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Trump asked FBI to 'shut down' Russia probe

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UPDATED | US President Donald Trump asked then-FBI Director James Comey to end the agency's investigation into ties between former White House national security adviser Michael Flynn and Russia, according to a source who has seen a memo written by Comey.

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The explosive new development on Tuesday followed a week of tumult at the White House after Trump fired Comey and then discussed sensitive national security information about Islamic State with Russian Foreign Minister Sergei Lavrov.

The Comey memo, first reported by the New York Times, is likely to raise questions about whether Trump tried to interfere with a federal investigation.

Comey wrote the memo after he met in the Oval Office with Trump, the day after the president fired Flynn on February 14 for misleading Vice President Mike Pence about the extent of his conversations last year with Russia’s ambassador, Sergei Kislyak.

“I hope you can let this go,” Trump told Comey, according to a source familiar with the contents of the memo.

The New York Times said that during the Oval Office meeting, Trump condemned a series of government leaks to the news media and said the FBI director should consider prosecuting reporters for publishing classified information.

The White House denied the report in a statement, saying it was “not a truthful or accurate portrayal of the conversation between the President and Mr. Comey”.

Flynn’s resignation came hours after it was reported that the Justice Department had warned the White House weeks earlier that Flynn could be vulnerable to blackmail for contacts with Kislyak before Trump took office on January 20.

Kislyak was with Lavrov at the White House last week when Trump disclosed the sensitive information.

A spokeswoman for the FBI declined to comment on the details of the memo.

The new development came as Republican and Democratic lawmakers pressured Trump to give a fuller explanation for why he revealed sensitive intelligence information to Lavrov.

The information had been supplied by a US ally in the fight against the Islamic State militant group, the officials said.

US officials said Trump discussed intelligence about Islamic State with Lavrov and Kislyak at last Wednesday’s meeting.

The officials said the information had been supplied by a US ally in the fight against the militant group. The New York Times identified the ally as Israel.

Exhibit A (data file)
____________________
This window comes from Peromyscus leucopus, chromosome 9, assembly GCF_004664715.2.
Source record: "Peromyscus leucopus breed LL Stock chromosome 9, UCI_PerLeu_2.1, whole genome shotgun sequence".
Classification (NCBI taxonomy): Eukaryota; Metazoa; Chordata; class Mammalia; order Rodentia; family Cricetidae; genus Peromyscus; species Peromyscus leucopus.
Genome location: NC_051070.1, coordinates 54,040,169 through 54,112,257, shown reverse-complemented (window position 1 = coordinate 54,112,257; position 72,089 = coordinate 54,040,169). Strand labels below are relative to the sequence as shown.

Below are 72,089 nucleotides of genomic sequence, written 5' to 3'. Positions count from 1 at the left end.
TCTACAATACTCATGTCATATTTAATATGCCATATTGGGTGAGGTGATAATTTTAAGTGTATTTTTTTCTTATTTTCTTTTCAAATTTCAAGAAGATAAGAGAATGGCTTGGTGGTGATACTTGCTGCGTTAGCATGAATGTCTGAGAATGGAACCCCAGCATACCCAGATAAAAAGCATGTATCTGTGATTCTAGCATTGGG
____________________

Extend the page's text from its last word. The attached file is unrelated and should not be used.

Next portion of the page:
White House spokesman Sean Spicer said he would not comment on the reports. He also declined to say whether the White House would share transcripts of Trump’s meeting with Lavrov with politicians who have asked for them.

The Senate Intelligence Committee has asked the White House for more information about reports that Trump gave intelligence information to the Russians.

While not unprecedented, it is a rare privilege for a foreign minister to be granted bilateral talks in the Oval Office with a US president.

A US president has the authority to disclose even the most highly classified information at will, but US and allied officials said that by giving information to Russia, Trump had endangered cooperation from an ally that has intelligence on Islamic State.

Trump took to Twitter on Tuesday to defend his actions.

“As President I wanted to share with Russia (at an openly scheduled W.H. meeting) which I have the absolute right to do, facts pertaining to terrorism and airline flight safety,” Trump tweeted. “Humanitarian reasons, plus I want Russia to greatly step up their fight against ISIS & terrorism.”

Trump has frequently said he wants to improve US relations with Moscow, damaged by years of disagreement over Russia’s role in Ukraine and its backing for Syrian President Bashar al-Assad.

National security adviser H.R. McMaster said Trump did not know the source of the information he disclosed to the Russians.

Turmoil in the White House in recent weeks has overshadowed Republican legislative priorities such as healthcare and tax reform.

Controversy over Russia has also laid bare sharp divisions between the White House and US intelligence agencies.

– Reuters

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